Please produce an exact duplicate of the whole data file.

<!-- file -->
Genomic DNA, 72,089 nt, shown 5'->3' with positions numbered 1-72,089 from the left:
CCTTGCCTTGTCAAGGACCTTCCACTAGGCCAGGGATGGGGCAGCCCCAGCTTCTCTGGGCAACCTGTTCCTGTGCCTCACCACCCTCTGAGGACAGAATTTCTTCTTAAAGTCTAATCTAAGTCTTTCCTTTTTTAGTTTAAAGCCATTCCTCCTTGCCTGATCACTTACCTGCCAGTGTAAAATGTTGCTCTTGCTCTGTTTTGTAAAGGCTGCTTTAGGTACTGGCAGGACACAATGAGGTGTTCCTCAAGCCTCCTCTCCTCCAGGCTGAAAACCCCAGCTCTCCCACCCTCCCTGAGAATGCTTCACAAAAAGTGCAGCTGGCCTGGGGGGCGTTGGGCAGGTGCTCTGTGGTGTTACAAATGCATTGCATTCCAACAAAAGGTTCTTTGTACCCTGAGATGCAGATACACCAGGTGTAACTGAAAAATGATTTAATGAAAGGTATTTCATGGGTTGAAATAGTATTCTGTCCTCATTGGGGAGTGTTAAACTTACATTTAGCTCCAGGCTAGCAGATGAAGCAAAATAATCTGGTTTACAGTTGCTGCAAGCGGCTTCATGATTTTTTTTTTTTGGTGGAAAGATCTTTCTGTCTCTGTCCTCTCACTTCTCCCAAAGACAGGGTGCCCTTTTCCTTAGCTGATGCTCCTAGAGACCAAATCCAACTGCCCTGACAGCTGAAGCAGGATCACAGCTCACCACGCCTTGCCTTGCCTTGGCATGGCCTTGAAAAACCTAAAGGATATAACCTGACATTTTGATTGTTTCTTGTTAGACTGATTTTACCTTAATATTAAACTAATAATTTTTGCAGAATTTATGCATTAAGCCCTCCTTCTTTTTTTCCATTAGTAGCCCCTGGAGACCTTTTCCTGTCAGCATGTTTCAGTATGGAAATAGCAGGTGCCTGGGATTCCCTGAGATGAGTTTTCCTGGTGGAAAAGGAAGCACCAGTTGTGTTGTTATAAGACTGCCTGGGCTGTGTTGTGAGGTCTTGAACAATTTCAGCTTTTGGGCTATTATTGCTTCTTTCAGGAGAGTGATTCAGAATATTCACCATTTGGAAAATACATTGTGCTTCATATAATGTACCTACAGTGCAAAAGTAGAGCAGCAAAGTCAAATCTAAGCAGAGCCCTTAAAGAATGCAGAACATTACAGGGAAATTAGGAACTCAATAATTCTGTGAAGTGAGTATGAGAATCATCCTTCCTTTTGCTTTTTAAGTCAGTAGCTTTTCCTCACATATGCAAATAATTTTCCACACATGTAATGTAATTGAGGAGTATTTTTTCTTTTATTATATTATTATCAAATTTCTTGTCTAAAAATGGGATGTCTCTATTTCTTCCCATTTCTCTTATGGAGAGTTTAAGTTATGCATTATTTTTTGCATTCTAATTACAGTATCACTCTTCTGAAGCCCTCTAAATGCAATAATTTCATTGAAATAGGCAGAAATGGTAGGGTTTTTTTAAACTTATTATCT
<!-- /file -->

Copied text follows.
Genomic DNA, 72,089 nt, shown 5'->3' with positions numbered 1-72,089 from the left:
CCTTGCCTTGTCAAGGACCTTCCACTAGGCCAGGGATGGGGCAGCCCCAGCTTCTCTGGGCAACCTGTTCCTGTGCCTCACCACCCTCTGAGGACAGAATTTCTTCTTAAAGTCTAATCTAAGTCTTTCCTTTTTTAGTTTAAAGCCATTCCTCCTTGCCTGATCACTTACCTGCCAGTGTAAAATGTTGCTCTTGCTCTGTTTTGTAAAGGCTGCTTTAGGTACTGGCAGGACACAATGAGGTGTTCCTCAAGCCTCCTCTCCTCCAGGCTGAAAACCCCAGCTCTCCCACCCTCCCTGAGAATGCTTCACAAAAAGTGCAGCTGGCCTGGGGGGCGTTGGGCAGGTGCTCTGTGGTGTTACAAATGCATTGCATTCCAACAAAAGGTTCTTTGTACCCTGAGATGCAGATACACCAGGTGTAACTGAAAAATGATTTAATGAAAGGTATTTCATGGGTTGAAATAGTATTCTGTCCTCATTGGGGAGTGTTAAACTTACATTTAGCTCCAGGCTAGCAGATGAAGCAAAATAATCTGGTTTACAGTTGCTGCAAGCGGCTTCATGATTTTTTTTTTTTGGTGGAAAGATCTTTCTGTCTCTGTCCTCTCACTTCTCCCAAAGACAGGGTGCCCTTTTCCTTAGCTGATGCTCCTAGAGACCAAATCCAACTGCCCTGACAGCTGAAGCAGGATCACAGCTCACCACGCCTTGCCTTGCCTTGGCATGGCCTTGAAAAACCTAAAGGATATAACCTGACATTTTGATTGTTTCTTGTTAGACTGATTTTACCTTAATATTAAACTAATAATTTTTGCAGAATTTATGCATTAAGCCCTCCTTCTTTTTTTCCATTAGTAGCCCCTGGAGACCTTTTCCTGTCAGCATGTTTCAGTATGGAAATAGCAGGTGCCTGGGATTCCCTGAGATGAGTTTTCCTGGTGGAAAAGGAAGCACCAGTTGTGTTGTTATAAGACTGCCTGGGCTGTGTTGTGAGGTCTTGAACAATTTCAGCTTTTGGGCTATTATTGCTTCTTTCAGGAGAGTGATTCAGAATATTCACCATTTGGAAAATACATTGTGCTTCATATAATGTACCTACAGTGCAAAAGTAGAGCAGCAAAGTCAAATCTAAGCAGAGCCCTTAAAGAATGCAGAACATTACAGGGAAATTAGGAACTCAATAATTCTGTGAAGTGAGTATGAGAATCATCCTTCCTTTTGCTTTTTAAGTCAGTAGCTTTTCCTCACATATGCAAATAATTTTCCACACATGTAATGTAATTGAGGAGTATTTTTTCTTTTATTATATTATTATCAAATTTCTTGTCTAAAAATGGGATGTCTCTATTTCTTCCCATTTCTCTTATGGAGAGTTTAAGTTATGCATTATTTTTTGCATTCTAATTACAGTATCACTCTTCTGAAGCCCTCTAAATGCAATAATTTCATTGAAATAGGCAGAAATGGTAGGGTTTTTTTAAACTTATTATCT